——

N.B. Calvin “Calv Pig” Artis was Tom Pig Artis’ brother. He sold the Calv Pig place to Napoleon Hagans in 1879. (Tom and Calvin apparently derived their nicknames from their father Simon Pig Artis, who had been an enslaved man.)

Standard
Births Deaths Marriages, North Carolina

In memoriam: William S. Powell.

Renowned North Carolina historian William S. Powell died last week. He was 95.

I came into my deep interest in history late in my undergraduate career, and I never took a class in the history department at the University of North Carolina. I did have an encounter with Dr. Powell, though.

I had just encountered Walker Colvert on microfilm for the first time. The 1900 federal census of Iredell County, North Carolina, listed the 74 year-old former slave as Virginia-born, and I wondered how I might ever determine where he might have come from. Afloat in naivete, I called Dr. Powell’s office and asked for an appointment. I wanted to understand migration patterns into North Carolina’s western Piedmont, and I thought “who better to ask?” Dr. Powell was welcoming and patient and betrayed no sign that he did not entertain curious English majors everyday. I came away from my brief visit with a strong suggested-reading list and even a personal tip that he knew of Colverts from the Staunton, Virginia, area. Three years later, I was enrolled in the graduate program in American History at Columbia University.

Standard
Births Deaths Marriages, Land, Maternal Kin, Photographs, Virginia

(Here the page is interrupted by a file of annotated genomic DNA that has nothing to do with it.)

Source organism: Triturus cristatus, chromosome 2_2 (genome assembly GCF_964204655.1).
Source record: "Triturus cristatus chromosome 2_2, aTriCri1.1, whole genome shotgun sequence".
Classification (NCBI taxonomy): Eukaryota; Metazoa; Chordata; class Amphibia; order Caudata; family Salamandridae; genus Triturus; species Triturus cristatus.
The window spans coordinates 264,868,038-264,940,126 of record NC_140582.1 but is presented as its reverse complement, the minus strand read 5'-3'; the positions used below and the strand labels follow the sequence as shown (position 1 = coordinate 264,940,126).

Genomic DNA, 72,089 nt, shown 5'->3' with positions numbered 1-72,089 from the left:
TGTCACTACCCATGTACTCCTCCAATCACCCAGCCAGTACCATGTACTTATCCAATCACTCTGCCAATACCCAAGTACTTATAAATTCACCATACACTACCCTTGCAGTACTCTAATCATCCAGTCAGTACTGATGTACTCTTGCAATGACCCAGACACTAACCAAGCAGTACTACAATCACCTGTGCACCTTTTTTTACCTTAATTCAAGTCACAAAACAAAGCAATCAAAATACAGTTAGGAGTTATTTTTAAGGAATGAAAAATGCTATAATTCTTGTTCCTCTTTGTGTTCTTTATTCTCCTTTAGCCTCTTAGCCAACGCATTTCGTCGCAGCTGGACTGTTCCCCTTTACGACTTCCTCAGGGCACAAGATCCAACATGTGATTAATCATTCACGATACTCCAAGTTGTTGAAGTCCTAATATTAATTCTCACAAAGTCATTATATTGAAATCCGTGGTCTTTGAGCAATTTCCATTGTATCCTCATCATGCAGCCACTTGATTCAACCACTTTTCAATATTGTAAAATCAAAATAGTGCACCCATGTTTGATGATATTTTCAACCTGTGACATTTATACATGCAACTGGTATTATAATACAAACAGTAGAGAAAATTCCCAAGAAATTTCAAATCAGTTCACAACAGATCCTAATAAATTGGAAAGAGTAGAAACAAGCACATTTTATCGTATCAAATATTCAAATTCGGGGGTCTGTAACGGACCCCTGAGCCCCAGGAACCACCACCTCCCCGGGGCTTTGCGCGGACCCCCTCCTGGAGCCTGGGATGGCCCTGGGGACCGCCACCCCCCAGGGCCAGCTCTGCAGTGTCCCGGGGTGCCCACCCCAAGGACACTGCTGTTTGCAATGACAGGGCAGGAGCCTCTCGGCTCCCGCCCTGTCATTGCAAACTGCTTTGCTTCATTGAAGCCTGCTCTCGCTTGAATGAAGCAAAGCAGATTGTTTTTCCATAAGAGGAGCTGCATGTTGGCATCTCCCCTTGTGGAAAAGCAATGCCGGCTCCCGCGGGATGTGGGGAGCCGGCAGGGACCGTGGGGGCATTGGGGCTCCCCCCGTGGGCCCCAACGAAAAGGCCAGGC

Family cemeteries, no. 16: Holmes-Clark.

No one knows where Joseph R. Holmes is buried. It stands to reason, though, that it might be here.

I owe this entire post to the inestimable Kathy Liston, a Charlotte County archaeologist who has immersed herself in the history of the area’s African-American families. She tracked down the location of Joseph’s small acreage near Antioch Church on Old Kings Highway near Keysville, Charlotte County,Virginia. And there, at edge of a clearing, now completely overgrown, is a small cemetery. Only four stones stand, but a number of unmarked or fieldstone-marked graves are visible:

Rev. Whitfield Clarke / Born July 15, 1840 / Died Aug. 21, 1916

In Memory of Our Beloved Son / Thomas C.C. Clark/ Born Sept 2, 1882 / Died Aug 27, 1907

William Jasper Almond / Virginia / Mess Attendant / 3 Class / USNRF / A[illegible] 2, 1934

Mary J. Barrett / May 16, 1903 / May 2, 1942 / Her Memory is Blessed

These folks are not Joseph’s family, per se. They are his wife’s and are evidence of the life she built after his assassination.

Joseph Holmes married Mary Clark toward the end of the Civil War. Their four children were Payton (1865), Louisa (1866), William (1867) and Joseph (1868). Mary was the daughter of Simon and Jina Clark, and Whitfield Clark was her brother. As detailed here, Joseph R. Holmes was shot down in front of the Charlotte County Courthouse on 3 May 1869.

When the censustaker arrived the following spring, Joseph and Mary’s children were listed in the household of a couple I believe to have been Joseph’s mother and stepfather: Wat Carter, 70, wife Nancy, 70, and children Mary, 23, Liza, 17, and Wat, 16; plus Payton, 4, Louisa, 3, and Joseph Homes, 2, and Fannie Clark, 60. (That Mary is possibly Mary Clark Holmes, but may also have been Mary Carter.)